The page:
COAXIAL CONNECTOR WITH INGRESS REDUCTION SHIELD

A coaxial connector with an F female end shield is configured to restrict RF ingress.

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Description

PRIORITY CLAIM

The present invention claims the benefit of U.S. Provisional Patent Application 61/620,355 filed Apr. 4, 2012 and entitled COAXIAL CONNECTOR WITH INGRESS REDUCTION SHIELD.

BACKGROUND OF THE INVENTION

1. Field of the Invention

The present invention relates to an article of manufacture for conducting electrical signals. In particular, F-Type connectors are equipped to reject RF ingress.

2. Discussion of the Related Art

FIGS. 1, 2, 3A-C, and 4 show prior art F-Type connectors. FIG. 1 shows a perspective view 100 of a prior art F female port 102 mounted to a wall disk 104. FIG. 2 shows a side view 200 of FIG. 1 revealing a coaxial cable 208 attached via a F male connector 206 to the F female port and leaving a room facing attachment end 204 of the F female port exposed to stray signals or RF ingress 210.

FIGS. 3A-C show a cross-sectional view 300A, side view 300B and a perspective view 300C of a prior art F splice with female ports 332, 334 at opposed ends. This splice provides interconnected internal contacts 312, 314 for engaging respective coaxial cable center conductors and a metal body for engaging F male connector couplings such as threaded nuts and having electrical continuity with respective coaxial cable outer conductors. A splice electrically conductive body 316 such as a metallic body provides for transport of a coaxial cable ground signal.

Threads 322, 324 at opposing ends of the splice tubular body 316 provide a means for engaging F male connector couplings at the splice end ports. The splice assembly end ports 332, 334 typically include an inwardly directed shallow metal lip 342 that may be rolled from the body or provided in another fashion, for example by fixing a shallow ring at the tube end. The lip provides peripheral support to a disk shaped end insulator 344 within the splice body. An insulator central aperture 346 is for receiving a center conductor of a coaxial cable. Behind this insulator is the internal contact 312 (314) mentioned above.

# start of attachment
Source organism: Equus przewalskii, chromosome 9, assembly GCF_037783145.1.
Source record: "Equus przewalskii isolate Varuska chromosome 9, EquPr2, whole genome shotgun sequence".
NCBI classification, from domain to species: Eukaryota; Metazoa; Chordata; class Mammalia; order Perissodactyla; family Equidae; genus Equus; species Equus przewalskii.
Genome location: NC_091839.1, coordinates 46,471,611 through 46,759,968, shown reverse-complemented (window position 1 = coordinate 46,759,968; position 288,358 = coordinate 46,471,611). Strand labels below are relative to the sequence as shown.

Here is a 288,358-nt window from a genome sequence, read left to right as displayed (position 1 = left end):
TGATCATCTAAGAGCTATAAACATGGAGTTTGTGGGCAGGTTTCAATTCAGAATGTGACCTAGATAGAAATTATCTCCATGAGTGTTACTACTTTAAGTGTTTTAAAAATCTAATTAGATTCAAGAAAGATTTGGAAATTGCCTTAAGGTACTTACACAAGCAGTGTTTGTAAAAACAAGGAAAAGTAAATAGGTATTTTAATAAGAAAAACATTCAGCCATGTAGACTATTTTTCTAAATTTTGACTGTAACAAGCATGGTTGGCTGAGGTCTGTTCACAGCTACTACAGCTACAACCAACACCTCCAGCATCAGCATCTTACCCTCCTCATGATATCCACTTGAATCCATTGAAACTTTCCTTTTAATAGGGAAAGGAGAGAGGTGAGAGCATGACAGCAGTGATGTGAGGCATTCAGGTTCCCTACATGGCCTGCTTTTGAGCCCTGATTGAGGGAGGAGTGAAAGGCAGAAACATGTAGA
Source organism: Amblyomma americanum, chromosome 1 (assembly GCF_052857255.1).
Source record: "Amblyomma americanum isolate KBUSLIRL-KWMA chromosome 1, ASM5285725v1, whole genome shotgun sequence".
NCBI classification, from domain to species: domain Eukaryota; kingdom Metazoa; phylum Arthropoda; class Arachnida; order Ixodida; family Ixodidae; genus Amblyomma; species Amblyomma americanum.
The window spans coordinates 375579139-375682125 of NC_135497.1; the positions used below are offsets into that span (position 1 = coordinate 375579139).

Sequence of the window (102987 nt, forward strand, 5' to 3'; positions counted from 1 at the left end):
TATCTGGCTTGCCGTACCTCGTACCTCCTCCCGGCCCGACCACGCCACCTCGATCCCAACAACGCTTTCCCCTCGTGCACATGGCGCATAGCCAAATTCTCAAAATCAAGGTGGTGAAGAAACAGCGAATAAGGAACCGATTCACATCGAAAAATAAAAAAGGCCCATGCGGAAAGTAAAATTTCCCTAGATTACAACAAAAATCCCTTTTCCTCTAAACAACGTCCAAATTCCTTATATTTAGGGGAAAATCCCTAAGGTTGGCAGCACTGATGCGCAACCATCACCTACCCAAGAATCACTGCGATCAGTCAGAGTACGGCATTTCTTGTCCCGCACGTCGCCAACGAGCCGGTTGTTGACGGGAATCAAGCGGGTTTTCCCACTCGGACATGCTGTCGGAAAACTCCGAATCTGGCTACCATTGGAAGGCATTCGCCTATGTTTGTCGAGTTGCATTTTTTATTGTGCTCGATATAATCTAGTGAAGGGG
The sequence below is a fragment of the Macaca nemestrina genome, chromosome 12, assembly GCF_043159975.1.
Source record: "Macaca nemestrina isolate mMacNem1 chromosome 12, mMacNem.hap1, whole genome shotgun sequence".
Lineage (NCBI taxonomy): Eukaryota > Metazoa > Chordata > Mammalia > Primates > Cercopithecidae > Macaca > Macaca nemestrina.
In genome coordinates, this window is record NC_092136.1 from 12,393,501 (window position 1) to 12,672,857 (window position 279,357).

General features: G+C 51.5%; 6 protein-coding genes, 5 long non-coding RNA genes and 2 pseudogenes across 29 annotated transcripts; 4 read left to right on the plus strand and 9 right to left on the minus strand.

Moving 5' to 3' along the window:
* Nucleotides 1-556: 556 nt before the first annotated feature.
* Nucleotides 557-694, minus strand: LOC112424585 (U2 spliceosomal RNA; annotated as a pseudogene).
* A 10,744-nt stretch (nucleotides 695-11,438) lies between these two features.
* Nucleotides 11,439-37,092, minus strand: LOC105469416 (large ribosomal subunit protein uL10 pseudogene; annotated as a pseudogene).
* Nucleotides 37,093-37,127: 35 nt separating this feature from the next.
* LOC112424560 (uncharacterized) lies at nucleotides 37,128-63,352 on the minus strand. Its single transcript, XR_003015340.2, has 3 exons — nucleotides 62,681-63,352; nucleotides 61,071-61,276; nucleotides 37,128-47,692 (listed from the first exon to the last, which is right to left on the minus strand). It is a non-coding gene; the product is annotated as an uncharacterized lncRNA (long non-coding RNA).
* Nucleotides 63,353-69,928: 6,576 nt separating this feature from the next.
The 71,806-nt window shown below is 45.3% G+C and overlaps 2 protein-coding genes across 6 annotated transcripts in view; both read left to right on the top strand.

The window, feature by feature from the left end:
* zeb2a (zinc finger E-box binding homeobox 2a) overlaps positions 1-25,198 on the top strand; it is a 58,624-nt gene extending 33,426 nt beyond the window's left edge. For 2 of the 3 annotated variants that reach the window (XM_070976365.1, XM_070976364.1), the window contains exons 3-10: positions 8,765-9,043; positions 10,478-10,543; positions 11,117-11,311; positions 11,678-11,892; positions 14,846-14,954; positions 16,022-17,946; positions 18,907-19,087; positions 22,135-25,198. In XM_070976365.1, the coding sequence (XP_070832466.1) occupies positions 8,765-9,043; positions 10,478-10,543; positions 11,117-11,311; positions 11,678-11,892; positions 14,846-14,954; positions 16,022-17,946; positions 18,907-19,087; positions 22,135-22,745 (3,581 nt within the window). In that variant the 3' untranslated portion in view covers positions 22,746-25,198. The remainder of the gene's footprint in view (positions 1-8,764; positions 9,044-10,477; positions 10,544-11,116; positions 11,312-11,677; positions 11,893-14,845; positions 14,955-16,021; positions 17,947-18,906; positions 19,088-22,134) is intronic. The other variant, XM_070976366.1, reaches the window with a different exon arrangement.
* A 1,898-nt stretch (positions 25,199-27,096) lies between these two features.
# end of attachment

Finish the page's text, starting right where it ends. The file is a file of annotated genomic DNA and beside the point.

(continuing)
FIG. 4 shows a cross-sectional view of a bulkhead port 400. The port has a F female port 432 at one end and a mount 450 at an opposed end. Similar to the splice above, the port includes an electrically conductive body 416, an internal contact 412 behind an insulator 444 held in place by a port end lip 442. An aperture 441 in the insulator provides for inserting a coaxial cable center conductor into the port contact 412 and body threads 422 provide for engaging an F male connector coupling such as a threaded nut.

Unlike the splice 300A-C, the bulkhead port 400 has a mount 450 at one end that may be separate from or include portions of a device/equipment bulkhead or portion(s) thereof. The mount supports the bulkhead port from a base 452. A trailing portion of the contact 412 passes through a hole in a base insulator 456 and then through a hole 458 in the base. As may be required, the base is insulated from the contact by an air gap or by another means known to skilled artisans.

These prior art connectors may become the source of future problems as proliferation of RF devices such as cellular telephones increases the chances RF ingress will adversely affect interconnected systems such as cable television and satellite television signal distribution systems.

Persons of ordinary skill in the art have recognized that in cable television and satellite television systems (“CATV”), reduction of interfering radio frequency (“RF”) signals improves signal to noise ratio and helps to avoid saturated reverse amplifiers and related optic transmission that is a source of distortion.